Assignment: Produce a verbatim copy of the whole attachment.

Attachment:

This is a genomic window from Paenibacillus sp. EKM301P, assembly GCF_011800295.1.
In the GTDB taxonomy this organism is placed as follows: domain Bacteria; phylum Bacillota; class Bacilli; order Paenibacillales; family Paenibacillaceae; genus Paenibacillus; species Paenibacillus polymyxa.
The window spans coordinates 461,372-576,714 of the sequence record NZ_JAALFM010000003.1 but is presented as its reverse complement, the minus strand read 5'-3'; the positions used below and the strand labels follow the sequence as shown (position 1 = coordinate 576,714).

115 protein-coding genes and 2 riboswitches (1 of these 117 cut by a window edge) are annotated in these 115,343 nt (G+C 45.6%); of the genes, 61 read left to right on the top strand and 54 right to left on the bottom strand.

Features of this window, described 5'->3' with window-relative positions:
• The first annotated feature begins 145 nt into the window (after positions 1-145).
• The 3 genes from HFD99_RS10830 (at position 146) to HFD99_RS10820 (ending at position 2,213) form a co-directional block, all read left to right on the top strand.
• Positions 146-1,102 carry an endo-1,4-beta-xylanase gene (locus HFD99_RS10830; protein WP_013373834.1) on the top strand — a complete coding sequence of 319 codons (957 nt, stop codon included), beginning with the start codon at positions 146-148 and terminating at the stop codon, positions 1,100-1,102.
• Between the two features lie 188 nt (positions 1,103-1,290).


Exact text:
This is a genomic window from Paenibacillus sp. EKM301P, assembly GCF_011800295.1.
In the GTDB taxonomy this organism is placed as follows: domain Bacteria; phylum Bacillota; class Bacilli; order Paenibacillales; family Paenibacillaceae; genus Paenibacillus; species Paenibacillus polymyxa.
The window spans coordinates 461,372-576,714 of the sequence record NZ_JAALFM010000003.1 but is presented as its reverse complement, the minus strand read 5'-3'; the positions used below and the strand labels follow the sequence as shown (position 1 = coordinate 576,714).

115 protein-coding genes and 2 riboswitches (1 of these 117 cut by a window edge) are annotated in these 115,343 nt (G+C 45.6%); of the genes, 61 read left to right on the top strand and 54 right to left on the bottom strand.

Features of this window, described 5'->3' with window-relative positions:
• The first annotated feature begins 145 nt into the window (after positions 1-145).
• The 3 genes from HFD99_RS10830 (at position 146) to HFD99_RS10820 (ending at position 2,213) form a co-directional block, all read left to right on the top strand.
• Positions 146-1,102 carry an endo-1,4-beta-xylanase gene (locus HFD99_RS10830; protein WP_013373834.1) on the top strand — a complete coding sequence of 319 codons (957 nt, stop codon included), beginning with the start codon at positions 146-148 and terminating at the stop codon, positions 1,100-1,102.
• Between the two features lie 188 nt (positions 1,103-1,290).